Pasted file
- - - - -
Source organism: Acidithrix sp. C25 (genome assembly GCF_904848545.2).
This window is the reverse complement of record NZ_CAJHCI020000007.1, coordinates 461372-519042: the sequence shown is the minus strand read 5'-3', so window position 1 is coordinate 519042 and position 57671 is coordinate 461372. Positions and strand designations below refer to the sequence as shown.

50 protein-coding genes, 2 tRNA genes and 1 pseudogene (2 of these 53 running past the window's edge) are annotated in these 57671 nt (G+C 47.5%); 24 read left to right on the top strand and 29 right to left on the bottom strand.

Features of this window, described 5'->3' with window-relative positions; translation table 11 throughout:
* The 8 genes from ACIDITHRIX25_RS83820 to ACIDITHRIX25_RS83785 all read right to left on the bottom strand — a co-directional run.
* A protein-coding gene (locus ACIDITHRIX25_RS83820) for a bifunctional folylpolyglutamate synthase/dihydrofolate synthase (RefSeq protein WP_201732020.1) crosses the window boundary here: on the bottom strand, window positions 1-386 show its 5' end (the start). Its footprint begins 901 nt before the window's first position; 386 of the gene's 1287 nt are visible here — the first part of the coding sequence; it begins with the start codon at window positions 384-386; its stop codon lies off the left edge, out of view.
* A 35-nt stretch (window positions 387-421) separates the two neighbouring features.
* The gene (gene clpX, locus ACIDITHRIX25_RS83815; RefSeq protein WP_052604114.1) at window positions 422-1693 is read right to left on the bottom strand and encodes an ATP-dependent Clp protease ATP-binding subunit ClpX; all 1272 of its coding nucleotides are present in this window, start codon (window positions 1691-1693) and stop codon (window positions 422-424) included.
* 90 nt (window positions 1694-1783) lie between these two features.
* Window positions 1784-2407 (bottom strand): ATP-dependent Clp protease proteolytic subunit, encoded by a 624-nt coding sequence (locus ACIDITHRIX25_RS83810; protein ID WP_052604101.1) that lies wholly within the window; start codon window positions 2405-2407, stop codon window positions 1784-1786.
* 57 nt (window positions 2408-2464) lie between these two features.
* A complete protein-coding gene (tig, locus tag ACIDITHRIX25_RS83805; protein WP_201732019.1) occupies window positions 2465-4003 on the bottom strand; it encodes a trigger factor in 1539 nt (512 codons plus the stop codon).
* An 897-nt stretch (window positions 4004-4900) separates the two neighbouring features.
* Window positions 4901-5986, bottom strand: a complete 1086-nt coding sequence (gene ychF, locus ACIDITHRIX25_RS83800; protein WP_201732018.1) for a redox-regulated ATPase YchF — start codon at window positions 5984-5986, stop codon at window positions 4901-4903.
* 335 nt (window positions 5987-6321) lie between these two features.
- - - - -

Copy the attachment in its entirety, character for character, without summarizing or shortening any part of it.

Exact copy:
Source organism: Acidithrix sp. C25 (genome assembly GCF_904848545.2).
This window is the reverse complement of record NZ_CAJHCI020000007.1, coordinates 461372-519042: the sequence shown is the minus strand read 5'-3', so window position 1 is coordinate 519042 and position 57671 is coordinate 461372. Positions and strand designations below refer to the sequence as shown.

50 protein-coding genes, 2 tRNA genes and 1 pseudogene (2 of these 53 running past the window's edge) are annotated in these 57671 nt (G+C 47.5%); 24 read left to right on the top strand and 29 right to left on the bottom strand.

Features of this window, described 5'->3' with window-relative positions; translation table 11 throughout:
* The 8 genes from ACIDITHRIX25_RS83820 to ACIDITHRIX25_RS83785 all read right to left on the bottom strand — a co-directional run.
* A protein-coding gene (locus ACIDITHRIX25_RS83820) for a bifunctional folylpolyglutamate synthase/dihydrofolate synthase (RefSeq protein WP_201732020.1) crosses the window boundary here: on the bottom strand, window positions 1-386 show its 5' end (the start). Its footprint begins 901 nt before the window's first position; 386 of the gene's 1287 nt are visible here — the first part of the coding sequence; it begins with the start codon at window positions 384-386; its stop codon lies off the left edge, out of view.
* A 35-nt stretch (window positions 387-421) separates the two neighbouring features.
* The gene (gene clpX, locus ACIDITHRIX25_RS83815; RefSeq protein WP_052604114.1) at window positions 422-1693 is read right to left on the bottom strand and encodes an ATP-dependent Clp protease ATP-binding subunit ClpX; all 1272 of its coding nucleotides are present in this window, start codon (window positions 1691-1693) and stop codon (window positions 422-424) included.
* 90 nt (window positions 1694-1783) lie between these two features.
* Window positions 1784-2407 (bottom strand): ATP-dependent Clp protease proteolytic subunit, encoded by a 624-nt coding sequence (locus ACIDITHRIX25_RS83810; protein ID WP_052604101.1) that lies wholly within the window; start codon window positions 2405-2407, stop codon window positions 1784-1786.
* 57 nt (window positions 2408-2464) lie between these two features.
* A complete protein-coding gene (tig, locus tag ACIDITHRIX25_RS83805; protein WP_201732019.1) occupies window positions 2465-4003 on the bottom strand; it encodes a trigger factor in 1539 nt (512 codons plus the stop codon).
* An 897-nt stretch (window positions 4004-4900) separates the two neighbouring features.
* Window positions 4901-5986, bottom strand: a complete 1086-nt coding sequence (gene ychF, locus ACIDITHRIX25_RS83800; protein WP_201732018.1) for a redox-regulated ATPase YchF — start codon at window positions 5984-5986, stop codon at window positions 4901-4903.
* 335 nt (window positions 5987-6321) lie between these two features.